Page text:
|Saturday, October 30, 2021|
bia State Executive Council in its recent meeting took some critical resolutions that will ensure some interventions in key areas of the state.
Some of the resolutions adopted are approval of the bifurcation of Abia State Ministry of Education into Ministry of Basic Education and Ministry of Post Basic Education; approval of the conversion of Abia State Polytechnic to become Abia State University of Science and Technology, Aba, Abia State College of Education Arochukwu to become Abia State University of Education, Arochukwu,Abia state College of Health Sciences and Management Studies to become Abia State University of Science and Management Studies, Aba,subject to approval by the State House of Assembly, to Universities;Abia State Polytechnic to become Abia State University of Science and Technology, Aba,Abia State College of Education Arochukwu to become Abia State University of Education, Arochukwu,Abia state College of Health Sciences and Management Studies to become Abia State University of Science and Management Studies, Aba; expedition of procurement processes for the establishment of Abia State Automated Garment factory, Aba, with more than 500 new jobs expected at take off in December 2021;special funding for Abia State Scholarship Board to enable them deliver more foreign scholarships to desiring Abia Students as well as award local scholarships;review and approval of further release of funds for the new Government House project in Umuahia to ensure realization as scheduled; expeditious completion of work at the new JAAC building in Umuahia;approval of valuation of outstanding work at Ohobo Afara Housing estate and private public partnership arrangement to complete and allocate the buildings to Abians; approval of the rationalization and development of the land behind NTA Aba through public private partnership;approval of the renaming of two Technical Schools in the state as follows: Boys Technical College, Aba, now to be known as Government Technical College, Aba,Secondary Technical College, Afara, now to be known as Government Technical College, Afara.
Among the notable resolutions adopted by the council is the expedition of work at Ntigha Dry Port and partnership with existing port concessionaire.This resolution has increased hope for Abians for the Abia Inland Container Dry Port located at Avor Ntigha, Isiala Ngwa North Local Government Area of the state. It will be recalled that previously the Federal Government’s concessionaire to the project, Eastgate Dry Port Projects Limited, formally introduced the company that would handle the actual construction of the project, Messers China Tianchen Engineering Corporation, to Governor Okezie Ikpeazu.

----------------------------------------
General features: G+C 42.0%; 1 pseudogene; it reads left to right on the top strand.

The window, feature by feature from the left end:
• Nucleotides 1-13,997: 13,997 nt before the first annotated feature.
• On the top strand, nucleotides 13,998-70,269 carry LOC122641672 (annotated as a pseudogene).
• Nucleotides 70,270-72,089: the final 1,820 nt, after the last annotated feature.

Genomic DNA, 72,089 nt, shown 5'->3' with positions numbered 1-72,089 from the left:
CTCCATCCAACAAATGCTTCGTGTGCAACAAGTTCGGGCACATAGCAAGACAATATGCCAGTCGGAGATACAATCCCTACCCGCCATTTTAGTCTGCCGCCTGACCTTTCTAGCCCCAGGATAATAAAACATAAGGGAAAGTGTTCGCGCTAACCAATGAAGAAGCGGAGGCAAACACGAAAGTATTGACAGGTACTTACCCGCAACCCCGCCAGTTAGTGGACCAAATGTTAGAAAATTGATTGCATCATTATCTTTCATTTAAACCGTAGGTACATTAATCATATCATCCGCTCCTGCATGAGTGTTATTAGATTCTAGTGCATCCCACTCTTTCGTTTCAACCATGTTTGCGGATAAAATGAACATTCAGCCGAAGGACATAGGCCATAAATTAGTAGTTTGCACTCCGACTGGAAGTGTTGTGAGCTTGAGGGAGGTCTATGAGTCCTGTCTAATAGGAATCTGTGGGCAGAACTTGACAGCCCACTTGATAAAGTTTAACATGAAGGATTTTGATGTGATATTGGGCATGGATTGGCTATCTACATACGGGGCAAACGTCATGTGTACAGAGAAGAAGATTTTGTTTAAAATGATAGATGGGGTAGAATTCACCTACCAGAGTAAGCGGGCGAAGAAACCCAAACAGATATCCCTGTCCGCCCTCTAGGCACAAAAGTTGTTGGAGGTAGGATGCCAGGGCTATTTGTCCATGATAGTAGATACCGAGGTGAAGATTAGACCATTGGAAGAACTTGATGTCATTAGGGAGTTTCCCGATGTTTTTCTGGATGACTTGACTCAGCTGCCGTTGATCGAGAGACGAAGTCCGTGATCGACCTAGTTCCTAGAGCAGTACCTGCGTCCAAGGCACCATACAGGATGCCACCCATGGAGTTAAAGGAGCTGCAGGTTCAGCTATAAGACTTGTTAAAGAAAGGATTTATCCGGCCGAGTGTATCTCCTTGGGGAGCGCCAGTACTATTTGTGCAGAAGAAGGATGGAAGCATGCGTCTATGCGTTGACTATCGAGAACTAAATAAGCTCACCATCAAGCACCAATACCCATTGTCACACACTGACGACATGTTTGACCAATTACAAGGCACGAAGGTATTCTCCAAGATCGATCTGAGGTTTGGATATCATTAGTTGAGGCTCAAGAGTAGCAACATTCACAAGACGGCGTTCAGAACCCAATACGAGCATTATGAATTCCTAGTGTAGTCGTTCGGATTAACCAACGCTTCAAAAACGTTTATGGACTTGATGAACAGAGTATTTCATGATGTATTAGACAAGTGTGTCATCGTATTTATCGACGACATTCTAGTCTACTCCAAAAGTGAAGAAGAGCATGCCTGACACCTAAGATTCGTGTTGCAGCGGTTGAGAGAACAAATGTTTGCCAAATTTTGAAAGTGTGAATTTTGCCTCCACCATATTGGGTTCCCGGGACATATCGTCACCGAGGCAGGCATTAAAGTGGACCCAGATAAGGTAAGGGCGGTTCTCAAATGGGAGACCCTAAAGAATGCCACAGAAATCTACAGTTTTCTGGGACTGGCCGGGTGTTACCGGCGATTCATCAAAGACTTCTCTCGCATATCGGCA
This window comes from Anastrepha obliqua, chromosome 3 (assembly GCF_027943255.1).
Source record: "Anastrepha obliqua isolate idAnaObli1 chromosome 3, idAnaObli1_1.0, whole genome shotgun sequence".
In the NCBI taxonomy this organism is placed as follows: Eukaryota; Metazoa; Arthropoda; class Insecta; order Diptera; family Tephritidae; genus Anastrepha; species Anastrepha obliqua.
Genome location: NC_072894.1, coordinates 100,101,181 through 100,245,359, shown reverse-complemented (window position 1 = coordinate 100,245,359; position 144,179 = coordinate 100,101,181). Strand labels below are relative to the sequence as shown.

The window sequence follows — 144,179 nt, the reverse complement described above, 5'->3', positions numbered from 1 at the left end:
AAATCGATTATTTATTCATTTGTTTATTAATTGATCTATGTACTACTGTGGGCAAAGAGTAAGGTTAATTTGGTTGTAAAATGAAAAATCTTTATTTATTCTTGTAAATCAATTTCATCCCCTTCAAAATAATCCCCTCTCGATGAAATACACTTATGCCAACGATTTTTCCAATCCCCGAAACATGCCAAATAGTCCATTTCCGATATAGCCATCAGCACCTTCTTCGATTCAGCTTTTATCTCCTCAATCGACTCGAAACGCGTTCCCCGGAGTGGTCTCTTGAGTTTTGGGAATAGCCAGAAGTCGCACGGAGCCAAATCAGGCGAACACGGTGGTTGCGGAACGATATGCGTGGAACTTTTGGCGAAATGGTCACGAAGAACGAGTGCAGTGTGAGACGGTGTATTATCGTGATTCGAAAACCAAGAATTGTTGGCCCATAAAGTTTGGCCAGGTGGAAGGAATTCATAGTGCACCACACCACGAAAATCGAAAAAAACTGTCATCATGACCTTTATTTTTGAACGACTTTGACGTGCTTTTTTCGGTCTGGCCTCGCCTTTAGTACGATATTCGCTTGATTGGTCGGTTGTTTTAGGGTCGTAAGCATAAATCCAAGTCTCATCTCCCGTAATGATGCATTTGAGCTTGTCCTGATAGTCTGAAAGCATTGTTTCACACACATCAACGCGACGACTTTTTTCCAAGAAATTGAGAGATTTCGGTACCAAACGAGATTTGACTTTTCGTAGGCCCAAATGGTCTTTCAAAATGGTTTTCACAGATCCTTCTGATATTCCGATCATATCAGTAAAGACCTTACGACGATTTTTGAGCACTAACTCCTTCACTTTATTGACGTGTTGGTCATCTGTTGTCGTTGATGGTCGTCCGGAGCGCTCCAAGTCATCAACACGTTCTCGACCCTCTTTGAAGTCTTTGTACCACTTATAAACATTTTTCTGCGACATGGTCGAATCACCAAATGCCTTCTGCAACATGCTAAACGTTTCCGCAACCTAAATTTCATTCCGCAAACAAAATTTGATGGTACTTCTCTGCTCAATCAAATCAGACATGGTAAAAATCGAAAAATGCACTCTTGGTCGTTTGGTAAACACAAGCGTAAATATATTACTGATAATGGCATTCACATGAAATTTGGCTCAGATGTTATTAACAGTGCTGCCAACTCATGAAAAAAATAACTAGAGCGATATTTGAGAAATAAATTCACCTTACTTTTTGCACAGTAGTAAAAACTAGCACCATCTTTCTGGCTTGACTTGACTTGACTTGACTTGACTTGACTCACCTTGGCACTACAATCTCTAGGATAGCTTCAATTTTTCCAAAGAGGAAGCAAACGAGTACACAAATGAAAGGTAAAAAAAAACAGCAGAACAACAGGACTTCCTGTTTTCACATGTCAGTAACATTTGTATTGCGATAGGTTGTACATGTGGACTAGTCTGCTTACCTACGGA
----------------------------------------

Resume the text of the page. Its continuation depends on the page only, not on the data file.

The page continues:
In return, Governor Ikpeazu, speaking at the Abia State Governor’s Lodge, Abuja, where the event took place,assured the chief executive officer of Eastgate, Bill Nkemdirim, of his administration’s commitment to providing enabling economic environment that would turn Abia State into a choice investment destination in Nigeria, adding that his government would provide every necessary support to ensure that their work is seamless.According to the governor, “the dry port project will be a powerful catalyst to the economic development of the state and indeed, the entire South East region.”
Due to the sharp and continuous fall of oil prices globally has forced governments to deploy the resources and potentials that abound within their territories to achieve economic growth.
Abia State is keying into this trend to actualise the dry port project sited at Avor Ntigha in Isiala Ngwa North Local Government Area of the state. There have been consistent efforts towards the inauguration of the Inland Dry Port Project Implementation Committee a few years back.
The action, according to Governor Okezie Ikpeazu, is aimed at opening access to trade and commerce in the state. It was also informed by the state’s desire to develop avenues that would support the inflow of businesses.
It is indeed cheering news for the people of Abia State and their South East neighbours because of the depot’s economic implication.
In 2007, the then Minister of Transportation, Mr Cornelius Adebayo, during the groundbreaking ceremony of the project, said that the depot when completed would create 100,000 jobs. The groundbreaking ceremony of the Abia Inland Cargo Depot followed that of Kano and Jos ICDs.